Upon first hearing the details of Jucifer‘s new LP ‘за волгой для нас земли нет’ (or ‘The Russian Album’ if you’re not fluent in the language) I was practically foaming at the mouth to hear it. I first became interested in the band via their genre-spanning double-LP concept album about the life of Marie Antoinette, L’Autrichienne, because… well, just re-read that last sentence back and think about how many albums there are like that. That’s right, just one.
Jucifer are an entirely unique proposition, the only married couple who travel the world in an RV for the sole purpose of redefining what you think you know about volume. To see them live is a visceral experience, you feel the music as much as hear it.
After they returned from spreading the gospel of Amp Worship on their first tour of Russia in 2011, the first-hand experience of the country inspired the recording of an album dedicated to the people, the place, and the story of Volgograd (more commonly known as Stalingrad).
‘за волгой для нас земли нет’, which translates to “Beyond the Volga there is no land”, is another epic historical concept album from Gazelle Amber Valentine and Edgar Livengood, the likes of which no-one but these two veterans of volume could create.
Opening with a spoken word recording in Russian, the retelling of the Volgograd’s history, from Tatars to Stalin, and the onset of imminent war against the Nazi menace. Not all listeners will understand the words, but all can appreciate the message; the weight of the history. The first track proper ‘Песнь просыпающегося города / Song Of The Waking City’ opens with a gentle guitar and cymbal taps, the effect is of the calm before the storm, before it hits with an opening salvo of distortion while the drums lay down steadily building covering fire. It isn’t until ‘ЛОЖЬ ВО СПАСЕНИЕ / White Lies’ that the full assault is unleashed, Edgar’s drums blasting your hearing to smithereens as Amber’s growls announce the arrival of the invading force to the city. The interjection of spoken samples in Russian into these first tracks is a little jarring, serving to break the momentum a little, but from the woozy rumbling stumble of ‘Боритесь, чтобы жить свободно / Fight Hard Live Free’ onward it’s not as prevalent.
The album really hits its stride with the blackened bizarro march of ‘Ни шагу назад! / Not A Step Back’, it’s stacatto ratatat rhythm recalling the rifle fire caused by Order 227 itself. Order 227, probably one of the most infamous of Stalin’s wartime policies, was the declaration that “Panickers and cowards will be eliminated on the spot. Commanders of companies, battalions, regiments and divisions, along with their commissars and political workers, will be considered traitors to the Motherland if they retreat without orders from above”. I don’t want to turn this review into a history lesson, but you’ve got to admit that man’s inhumanity to man makes for far more interesting subject matter for heavy music than the usual Satan, weed and women fare, right?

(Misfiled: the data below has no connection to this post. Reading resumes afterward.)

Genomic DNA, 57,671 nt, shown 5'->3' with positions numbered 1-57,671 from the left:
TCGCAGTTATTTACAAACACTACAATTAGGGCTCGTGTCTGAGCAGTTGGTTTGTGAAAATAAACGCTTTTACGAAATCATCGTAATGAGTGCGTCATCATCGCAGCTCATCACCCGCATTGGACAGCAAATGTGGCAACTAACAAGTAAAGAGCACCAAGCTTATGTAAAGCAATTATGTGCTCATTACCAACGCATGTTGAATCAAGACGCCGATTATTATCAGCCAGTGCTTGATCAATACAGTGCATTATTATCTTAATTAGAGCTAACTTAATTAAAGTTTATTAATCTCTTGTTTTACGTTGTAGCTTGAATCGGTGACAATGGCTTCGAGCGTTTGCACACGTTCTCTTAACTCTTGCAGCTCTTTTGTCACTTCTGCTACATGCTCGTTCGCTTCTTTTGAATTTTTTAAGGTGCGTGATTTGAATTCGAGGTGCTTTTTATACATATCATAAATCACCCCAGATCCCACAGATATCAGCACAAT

One of my personal highlights of the whole album is ‘Эволюция I: Кочевники / Evolution I: Nomads’ an anthem of pure doom, with Amber’s voice alternating between an ethereal shimmer and a putrid expulsion, extolling the valiance of Volgograd’s defenders with words that seem to echo the band’s own nomadic virtue. When Amber’s contrasting vocal styles intertwine towards the end of the track, its almost impossible to believe they come from the same species, never mind the same person.
Opening with a cry of anguish and a crash of cymbals ‘Королева – оленьи рожки / Queen of Antlers’ is a sludgey trudging ode to the female Soviet snipers and saboteurs who helped wrest back Russia from the Nazi menace. When Amber’s voice soars to a haunting cry of “Queen of the antlers tonight, my will is your tomb…” it’s a sound like the souls of all 800,000 female combatants rising in defiance. It’s one of those chill-up-your-spine moments that make you appreciate just how powerful music can be. Closing the album are the ambient sounds of war and destruction that soundtrack ‘Patriotic Song’, which are offset by guest vocalist Maria Kotrunova’s eerie lilt, which seems to embody both hope and hopelessness, and the album’s themes as a whole; the futility of war, the hostility of retaliation, the triumph of victory.
From the staggering and shrieking minute-long blast ‘Дом Павлова / Pavlov’s House’ through to the churning and chanting drone of ‘Сибирь / Siberia’, Jucifer demonstrate their chameleon-like ability to cast their metal into any and every mould to stunning effect. It’s this diversity that enables them to tackle such weighty thematic subjects set to the sounds at the harshest end of the musical spectrum, and to hold the listener rapt.
I mean, on paper (or screen for that matter), how appealing does a concept album about Russian history set to a mix of everything from grindcore to drone sound? Exactly. But Jucifer’s skill is that they take such unwieldy ingredients and turn them into one of the most interesting albums released this year.
Scribed by: Ross McKendrick